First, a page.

The town hall of Berne – Second stop on my guided tour through Switzerland’s history of democracy
It’s the year 1798, the evening of Sunday, the 5th of March. The town is in upheaval. For the first time in more than 500 years, Berne is occupied by foreign troops. The armed forces of revolutionary France have conquered the town.
Until Friday, factions in the divided senate had quarrelled in the town hall, which you can see right behind me. The majority was in favour of capitulation and hoped to be able to find an agreement with France. The minority, led by the mayor, wanted war. Berne had nothing to do with the revolution, was his opinion.
The Mayor fought, but the battle outside the city gates was in vain. The poorly motivated Bernese troops were vanquished by the French within a day. With the French occupation, not only the Republic of Berne was at its end. General Schulenburg occupied the whole territory of the federation within a month. On the 12th of April 1798, the new Helvetic Republic was proclaimed. Guarded by French bayonets, in French and German, in urban and rural areas, in reformed and catholic towns people swore their oaths on the new constitution, which had been enacted in Paris.
Real support for the new political order was to be found especially in the canton of Vaud and the other subjected territories which had been liberated by the French. There, people danced around the trees of liberty, while in Berne people bashfully stood around the spot where I stand now if I was the tree of liberty.
Based on the role model of France under the directorate of 1795, the French introduced new institutions. The Helvetic government consisted of five directors. It could appoint ministers for special tasks, and it chose prefects that replaced the old authorities. Like the national assembly in France, a Great Council was to represent the Swiss nation. The Tagsatzung, i.e. the former legislative and executive council and until then the only organ of the Swiss confederacy, was replaced by a Senate.
The Helvetic revolution was supported by the „patriots“, a name chosen by the supporters of the revolution themselves. Already at the time of the ancien régime, these individuals had gathered in clubs and discussed the enlightenment and the revolution. Now that the French were in power, these intellectuals mobilised the bourgeoisie, especially in towns that the old regime had kept from power.
However, support for the Helvetic Republic remained limited. Especially the patricians, but also the guilds and the provincial assemblies that had lost their influence continued to rely on the farmers, and they waited for their chance.
The impulse that the old confederacy had gained from the Helvetic Republic could not last. The French occupation was hard and costly. Economic development stalled, and the new social order did not come about. Soon, coups d’état led to a moderation of the revolutionary policies. However, that was not enough. When, bowing to British pressure, the French troops left the Helvetic Republic in 1802, the revolutionary regime collapsed. Most of the institutions that had been created in 1798 were abolished.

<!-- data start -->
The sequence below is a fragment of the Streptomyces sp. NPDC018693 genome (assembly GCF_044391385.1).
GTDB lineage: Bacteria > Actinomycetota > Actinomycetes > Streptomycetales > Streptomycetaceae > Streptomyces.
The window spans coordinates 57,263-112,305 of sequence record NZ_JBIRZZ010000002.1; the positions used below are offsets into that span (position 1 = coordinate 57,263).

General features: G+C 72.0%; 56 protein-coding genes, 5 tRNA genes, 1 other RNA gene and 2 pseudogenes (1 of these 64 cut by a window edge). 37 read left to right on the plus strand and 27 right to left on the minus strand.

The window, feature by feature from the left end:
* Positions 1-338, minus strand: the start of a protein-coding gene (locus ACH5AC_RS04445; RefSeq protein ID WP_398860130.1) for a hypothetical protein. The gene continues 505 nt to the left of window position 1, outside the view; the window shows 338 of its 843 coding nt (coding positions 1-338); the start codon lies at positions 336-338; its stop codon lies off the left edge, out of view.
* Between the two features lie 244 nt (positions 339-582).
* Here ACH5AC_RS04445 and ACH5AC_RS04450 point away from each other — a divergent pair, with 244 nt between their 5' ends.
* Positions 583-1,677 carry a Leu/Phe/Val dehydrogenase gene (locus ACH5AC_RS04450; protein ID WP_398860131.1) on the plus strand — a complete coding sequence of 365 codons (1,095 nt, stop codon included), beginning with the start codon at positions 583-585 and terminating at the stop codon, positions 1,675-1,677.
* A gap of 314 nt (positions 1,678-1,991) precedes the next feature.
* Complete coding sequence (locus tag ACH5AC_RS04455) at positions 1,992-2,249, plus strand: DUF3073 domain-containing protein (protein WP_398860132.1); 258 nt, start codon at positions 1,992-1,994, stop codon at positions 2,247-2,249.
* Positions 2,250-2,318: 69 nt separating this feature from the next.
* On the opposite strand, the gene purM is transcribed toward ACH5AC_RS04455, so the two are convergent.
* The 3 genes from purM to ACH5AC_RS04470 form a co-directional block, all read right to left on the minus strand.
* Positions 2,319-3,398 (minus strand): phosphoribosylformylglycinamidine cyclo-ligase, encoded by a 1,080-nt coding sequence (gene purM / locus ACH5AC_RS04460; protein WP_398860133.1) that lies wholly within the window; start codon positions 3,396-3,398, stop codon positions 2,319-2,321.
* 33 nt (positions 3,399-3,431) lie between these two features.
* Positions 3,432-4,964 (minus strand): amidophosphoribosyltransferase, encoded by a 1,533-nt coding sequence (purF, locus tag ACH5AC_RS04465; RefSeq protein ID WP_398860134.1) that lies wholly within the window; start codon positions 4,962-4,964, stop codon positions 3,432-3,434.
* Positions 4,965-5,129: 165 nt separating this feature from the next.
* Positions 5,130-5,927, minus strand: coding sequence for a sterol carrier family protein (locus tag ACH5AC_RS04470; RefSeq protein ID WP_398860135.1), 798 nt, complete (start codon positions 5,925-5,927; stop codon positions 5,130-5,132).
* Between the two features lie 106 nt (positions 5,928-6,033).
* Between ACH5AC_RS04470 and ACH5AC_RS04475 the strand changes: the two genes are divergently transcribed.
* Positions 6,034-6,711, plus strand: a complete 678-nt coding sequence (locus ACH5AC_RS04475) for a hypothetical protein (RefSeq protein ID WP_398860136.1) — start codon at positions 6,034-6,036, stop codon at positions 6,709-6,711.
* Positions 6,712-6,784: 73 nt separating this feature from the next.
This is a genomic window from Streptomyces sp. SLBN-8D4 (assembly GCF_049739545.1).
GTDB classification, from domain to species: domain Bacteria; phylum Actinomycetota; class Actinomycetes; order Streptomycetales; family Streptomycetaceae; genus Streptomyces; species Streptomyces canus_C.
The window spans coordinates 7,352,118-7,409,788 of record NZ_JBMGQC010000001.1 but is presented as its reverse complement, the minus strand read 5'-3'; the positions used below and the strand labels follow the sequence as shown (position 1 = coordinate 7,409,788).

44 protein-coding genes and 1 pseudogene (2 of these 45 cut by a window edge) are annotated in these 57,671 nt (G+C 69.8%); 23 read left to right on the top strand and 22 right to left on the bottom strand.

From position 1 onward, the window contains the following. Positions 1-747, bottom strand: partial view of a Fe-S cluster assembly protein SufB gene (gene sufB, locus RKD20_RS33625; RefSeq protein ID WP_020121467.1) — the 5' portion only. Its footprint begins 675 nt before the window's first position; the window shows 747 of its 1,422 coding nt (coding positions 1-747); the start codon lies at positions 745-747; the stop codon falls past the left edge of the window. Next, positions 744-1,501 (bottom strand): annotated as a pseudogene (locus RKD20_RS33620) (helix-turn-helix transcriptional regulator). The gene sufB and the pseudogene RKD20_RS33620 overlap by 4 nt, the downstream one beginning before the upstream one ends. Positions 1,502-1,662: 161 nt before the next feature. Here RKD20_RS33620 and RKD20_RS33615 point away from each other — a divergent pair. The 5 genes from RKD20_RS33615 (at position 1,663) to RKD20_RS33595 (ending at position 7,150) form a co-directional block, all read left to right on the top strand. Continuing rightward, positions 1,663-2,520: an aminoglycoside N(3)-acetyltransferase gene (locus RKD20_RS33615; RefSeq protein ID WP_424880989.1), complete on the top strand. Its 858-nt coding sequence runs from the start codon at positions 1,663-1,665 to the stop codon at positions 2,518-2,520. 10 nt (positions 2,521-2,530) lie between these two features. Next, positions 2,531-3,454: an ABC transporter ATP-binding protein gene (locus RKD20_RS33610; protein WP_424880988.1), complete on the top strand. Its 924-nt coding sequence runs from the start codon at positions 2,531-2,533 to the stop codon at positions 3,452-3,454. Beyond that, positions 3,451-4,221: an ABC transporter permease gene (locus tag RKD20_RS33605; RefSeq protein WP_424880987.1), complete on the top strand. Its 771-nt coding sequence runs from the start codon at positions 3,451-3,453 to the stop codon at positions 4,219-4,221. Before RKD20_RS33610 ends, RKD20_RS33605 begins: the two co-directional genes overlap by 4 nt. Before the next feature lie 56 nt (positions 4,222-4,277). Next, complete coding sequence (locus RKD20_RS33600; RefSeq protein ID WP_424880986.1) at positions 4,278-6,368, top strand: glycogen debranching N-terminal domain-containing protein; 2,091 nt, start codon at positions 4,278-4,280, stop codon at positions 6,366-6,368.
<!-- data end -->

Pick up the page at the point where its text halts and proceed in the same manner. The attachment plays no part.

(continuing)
However, what remained were the ideas of the French Revolution: liberty, equality, fraternity! Liberty soon turned against the French, but later also against the Austrians, who called the shots after the Congress of Vienna. The will to be free was to lead to the creation of the Swiss Confederacy in 1848. This Confederacy still exists today. Particular change resulted from the new vision of equality: the privileges of the towns, the social classes, the creeds, the languages were abolished fast, and in 1971 this vision of equality was fulfilled through the introduction of political equality of the sexes – female suffrage was finally introduced. The idea of fraternity replaced the idea of superiors giving alms to their subjects, and developed into the idea of public welfare and later the welfare state.
In 1798, also the idea of human rights that had been unknown before became ingrained first in the lower classes, then also in the bourgeoisie and lastly in the farming communities. Today, it is inconceivable in Switzerland that someone rejects the notion of human rights. Indeed, the implementation of human rights on the domestic as well as on the international level has become government policy and is the most important aim of Swiss foreign policy across party lines. Hence, it is Swiss official policy to support the continuous vertical as well as horizontal development of human rights in bodies such as the EU or the Council of Europe.
A second idea that the French introduced in Switzerland was to become particularly successful here: referendums. In 1793, the French revolutionary constitution stated that the people were to be consulted on questions that concerned them directly. However, France and Switzerland differed greatly regarding how this principle was put into practice. Jacobine terror did not allow for this provision to be used, the directorate wasn’t interested in it, and Napoleon Bonaparte used it in the form of plebiscites: when he became first consul of the republic, it was him who decided when and on what issues the people had their say.
Referendums have continued to have this plebiscitary nature in France, and this also influences thinking in the EU. In Switzerland, an entirely different understanding of referendums took hold: not that of plebiscites where the government decides when the people have a say, but that of popular rights where the people make this decision themselves.
In 1802, however, history’s wheel of fortune turned into another direction: the aristocrats, the patricians and their faithful peasants were to have a comeback and regain their former power step by step.
At the next stop, I will show you where the patrician incursion took place.
Claude Longchamp, Historian/Town-Rambler of the Town of Berne
1.10.2007, Translation by Bianca Rousselot, PhD-Candidate